Volume 48 (2014) / Issue 6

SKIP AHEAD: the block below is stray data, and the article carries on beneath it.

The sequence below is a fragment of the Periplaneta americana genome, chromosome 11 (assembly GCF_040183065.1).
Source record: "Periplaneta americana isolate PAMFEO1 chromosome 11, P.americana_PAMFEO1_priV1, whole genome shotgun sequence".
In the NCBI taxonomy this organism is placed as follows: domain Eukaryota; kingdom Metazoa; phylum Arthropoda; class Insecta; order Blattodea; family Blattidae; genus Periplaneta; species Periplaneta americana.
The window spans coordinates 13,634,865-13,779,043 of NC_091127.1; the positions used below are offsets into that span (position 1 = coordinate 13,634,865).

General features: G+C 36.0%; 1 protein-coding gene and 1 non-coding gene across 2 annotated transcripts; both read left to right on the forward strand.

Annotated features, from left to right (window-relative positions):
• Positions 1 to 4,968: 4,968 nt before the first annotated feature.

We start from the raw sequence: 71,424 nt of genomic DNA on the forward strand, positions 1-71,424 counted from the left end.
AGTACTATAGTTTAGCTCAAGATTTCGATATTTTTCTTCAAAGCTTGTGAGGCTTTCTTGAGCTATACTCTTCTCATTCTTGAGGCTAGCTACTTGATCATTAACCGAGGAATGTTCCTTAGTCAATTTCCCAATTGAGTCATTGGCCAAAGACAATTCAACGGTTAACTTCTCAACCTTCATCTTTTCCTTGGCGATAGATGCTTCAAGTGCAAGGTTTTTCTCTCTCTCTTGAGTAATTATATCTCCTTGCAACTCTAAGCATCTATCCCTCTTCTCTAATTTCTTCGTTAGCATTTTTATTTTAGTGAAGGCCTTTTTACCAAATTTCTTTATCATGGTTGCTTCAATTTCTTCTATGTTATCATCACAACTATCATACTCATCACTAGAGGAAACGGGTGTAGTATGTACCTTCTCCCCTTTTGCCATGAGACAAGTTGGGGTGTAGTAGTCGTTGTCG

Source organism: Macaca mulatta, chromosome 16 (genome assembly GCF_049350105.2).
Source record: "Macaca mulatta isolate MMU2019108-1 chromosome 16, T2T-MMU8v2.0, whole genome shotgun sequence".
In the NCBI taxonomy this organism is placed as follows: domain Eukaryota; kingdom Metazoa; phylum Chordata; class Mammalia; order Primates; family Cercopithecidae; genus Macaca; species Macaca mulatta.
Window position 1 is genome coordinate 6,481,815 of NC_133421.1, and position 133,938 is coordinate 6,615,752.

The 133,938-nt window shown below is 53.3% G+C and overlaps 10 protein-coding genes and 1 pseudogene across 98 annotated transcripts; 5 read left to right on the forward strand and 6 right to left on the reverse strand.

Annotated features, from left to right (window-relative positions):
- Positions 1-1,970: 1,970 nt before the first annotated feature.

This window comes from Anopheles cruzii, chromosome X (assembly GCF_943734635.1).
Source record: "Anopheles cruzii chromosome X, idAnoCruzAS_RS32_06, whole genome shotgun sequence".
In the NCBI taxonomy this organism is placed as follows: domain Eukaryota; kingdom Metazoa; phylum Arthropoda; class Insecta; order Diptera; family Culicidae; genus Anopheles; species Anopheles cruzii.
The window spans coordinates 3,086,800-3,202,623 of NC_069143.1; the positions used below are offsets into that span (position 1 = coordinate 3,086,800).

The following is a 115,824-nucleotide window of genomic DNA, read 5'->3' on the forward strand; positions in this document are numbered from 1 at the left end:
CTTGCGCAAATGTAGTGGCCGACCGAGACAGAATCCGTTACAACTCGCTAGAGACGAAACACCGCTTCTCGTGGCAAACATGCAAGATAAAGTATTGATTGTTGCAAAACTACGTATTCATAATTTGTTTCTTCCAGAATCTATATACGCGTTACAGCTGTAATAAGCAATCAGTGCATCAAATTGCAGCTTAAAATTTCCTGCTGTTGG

Due to the success of the 'Go Global' policy, in recent years there has been a dramatic increase in overseas direct investment made by Chinese state-owned enterprises (SOEs). However, Chinese SOEs' overseas investment has been viewed with suspicion and several attempted acquisitions discontinued in the face of strong opposition from host countries. This article analyses the plausibility of some common fears about Chinese SOEs' overseas direct investment and evaluates critically the regulatory responses of the US, Canada, Australia and the European Union motivated by such fears. The article argues that though some fears are legitimate, they are grossly exaggerated in view of the SOE reforms in China over the past three decades. The policy implications of this finding for both host countries and China's ongoing SOE reforms are also explored.
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